# Is dark matter really dark?

Last week I attended a seminar by Ian Hawthorn of our Maths Department. He talked about some work which he'd done with a couple of students, Matt Ussher and William Crump. The title is a bit of a mouthful "The physics of sp(2,R)"  (what does that mean?) and I have to say that I didn't follow most of it. But I did follow some of what Ian said, some of the time, in some places.

Before I comment on what Ian said, first I need to say what dark matter is. Actually, that's quite hard, because we really don't know. It's matter that we think is in the universe, but we can't see. Why do we think it's there? We can observe the structure of galaxies, and how they move and interact, and how they bend light.  On a galactic scale, gravity dominates the other forces, and is what is responsible for galaxies. The gravitational force is generated by mass. So by observing galaxies, we can attempt at calculating the amount of mass in they contain. The problem is, when these calculations are made, there appears to be far more mass than we can account for.

This extra, unobserved mass, is labelled 'dark matter'. It's matter – it has a gravitational effect – but it doesn't interact electromagnetically – that means it does not emit visible, infra-red, radio waves etc. We can't "see" it in any electromagnetic sense. There have been various theories put forward to describe dark matter, but researching it is tricky because we can't actually see any.

Back to Ian's talk. He used a ten-dimensional algebra to describe the universe. As well as recovering the electromagnetic interaction from it, he recovered Einstein's description of gravity – except with a 'twist'. In Einstein's description, the gravitational effect is seen as a bending of space-time casued by a mass. It's often illustrated by the mass-on-a-membrane analogy. A regular grid on the membrane is distorted by the presence of the mass. Einstein's field equations describe this in a mathematical sense. The description might be complicated but it boils down to this – mass distorts the space-time in which we live, and we perceive this as gravity.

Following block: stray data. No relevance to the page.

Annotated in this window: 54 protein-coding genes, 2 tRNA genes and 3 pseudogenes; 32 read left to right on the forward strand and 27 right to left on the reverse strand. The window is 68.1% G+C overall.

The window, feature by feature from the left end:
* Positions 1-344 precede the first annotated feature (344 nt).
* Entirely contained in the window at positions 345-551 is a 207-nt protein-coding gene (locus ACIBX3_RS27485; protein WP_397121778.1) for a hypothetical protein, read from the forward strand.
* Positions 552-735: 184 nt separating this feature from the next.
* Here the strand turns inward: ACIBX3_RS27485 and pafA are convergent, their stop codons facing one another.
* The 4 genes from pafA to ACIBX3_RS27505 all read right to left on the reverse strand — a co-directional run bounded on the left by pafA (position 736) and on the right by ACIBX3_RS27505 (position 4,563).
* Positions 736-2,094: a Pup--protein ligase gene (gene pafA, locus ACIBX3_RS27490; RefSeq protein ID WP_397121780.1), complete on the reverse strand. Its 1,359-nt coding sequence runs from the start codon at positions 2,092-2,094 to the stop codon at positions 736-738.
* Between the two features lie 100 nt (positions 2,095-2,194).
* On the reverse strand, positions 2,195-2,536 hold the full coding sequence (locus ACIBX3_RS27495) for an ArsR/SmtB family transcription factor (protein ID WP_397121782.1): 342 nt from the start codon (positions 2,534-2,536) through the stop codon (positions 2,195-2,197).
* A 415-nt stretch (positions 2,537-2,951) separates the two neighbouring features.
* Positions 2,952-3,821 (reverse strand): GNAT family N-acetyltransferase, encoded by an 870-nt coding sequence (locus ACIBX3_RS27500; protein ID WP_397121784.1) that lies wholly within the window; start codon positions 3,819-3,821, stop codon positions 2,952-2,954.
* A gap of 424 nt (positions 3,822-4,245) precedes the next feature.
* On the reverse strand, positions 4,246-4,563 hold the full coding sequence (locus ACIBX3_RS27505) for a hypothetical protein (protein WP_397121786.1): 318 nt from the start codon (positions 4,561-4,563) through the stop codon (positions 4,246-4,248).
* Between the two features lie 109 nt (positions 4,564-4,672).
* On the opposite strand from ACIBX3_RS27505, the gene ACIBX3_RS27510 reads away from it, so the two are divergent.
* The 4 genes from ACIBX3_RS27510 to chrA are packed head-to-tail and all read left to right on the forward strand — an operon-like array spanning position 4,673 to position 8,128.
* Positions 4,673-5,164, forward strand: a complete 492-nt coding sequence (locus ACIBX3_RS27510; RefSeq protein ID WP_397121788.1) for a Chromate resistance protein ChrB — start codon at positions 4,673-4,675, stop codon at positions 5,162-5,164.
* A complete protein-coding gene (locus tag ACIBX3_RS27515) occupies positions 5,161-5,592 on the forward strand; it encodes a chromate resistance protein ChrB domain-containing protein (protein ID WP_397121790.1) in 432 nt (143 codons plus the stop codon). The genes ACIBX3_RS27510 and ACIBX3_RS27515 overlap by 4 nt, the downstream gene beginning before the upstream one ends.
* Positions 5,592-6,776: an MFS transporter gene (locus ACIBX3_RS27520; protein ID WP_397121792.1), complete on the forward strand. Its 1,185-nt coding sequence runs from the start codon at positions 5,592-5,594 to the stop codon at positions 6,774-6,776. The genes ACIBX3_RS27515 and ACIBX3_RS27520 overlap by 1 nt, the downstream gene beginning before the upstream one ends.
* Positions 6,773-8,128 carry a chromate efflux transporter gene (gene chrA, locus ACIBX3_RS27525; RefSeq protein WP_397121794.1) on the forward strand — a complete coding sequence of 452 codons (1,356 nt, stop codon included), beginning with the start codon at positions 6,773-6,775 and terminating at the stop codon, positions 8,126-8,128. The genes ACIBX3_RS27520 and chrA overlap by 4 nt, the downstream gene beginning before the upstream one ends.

Now, Ian's result is a bit different. On a 'small' length scale (which actually means something pretty big) everything's the same. But on larger scales the source in Einstein's equation is itself distorted. In other words, what is bending the space-time is not the mass, but something else that is itself caused by the mass. Does this explain dark matter?  It looks as if there must be hidden mass in galaxies, but is this down to the fact that the bending of space-time isn't directly caused by the mass we see, but via some intermediate? Maybe there is no dark matter at all – it's just our description of gravity that needs modifying.

Ian used the analogy of a car suspension. With no suspension on the car, the car feels all the bumps on the road. But put in a suspension system, and the effect felt by the car is a distorted image of the bumps. The up-and-down movement of the car is still caused by the bumps, but there's an intermediate step (the suspension). The end result is different. So, using this analogy, mass is 'suspended' – the universe feels a distorted version of it. Ian, Matt and Will conclude their commentary on this (which, for those more mathematically-trained than I, you can tackle here), with:

We have explained dark matter by concluding that there is no dark matter as such. There is only gravity behaving as though matter were present where there is none.

Is this interpretation correct? Is there really no such thing as dark matter? Probably time will tell, but nonetheless it's certainly an interesting possibility.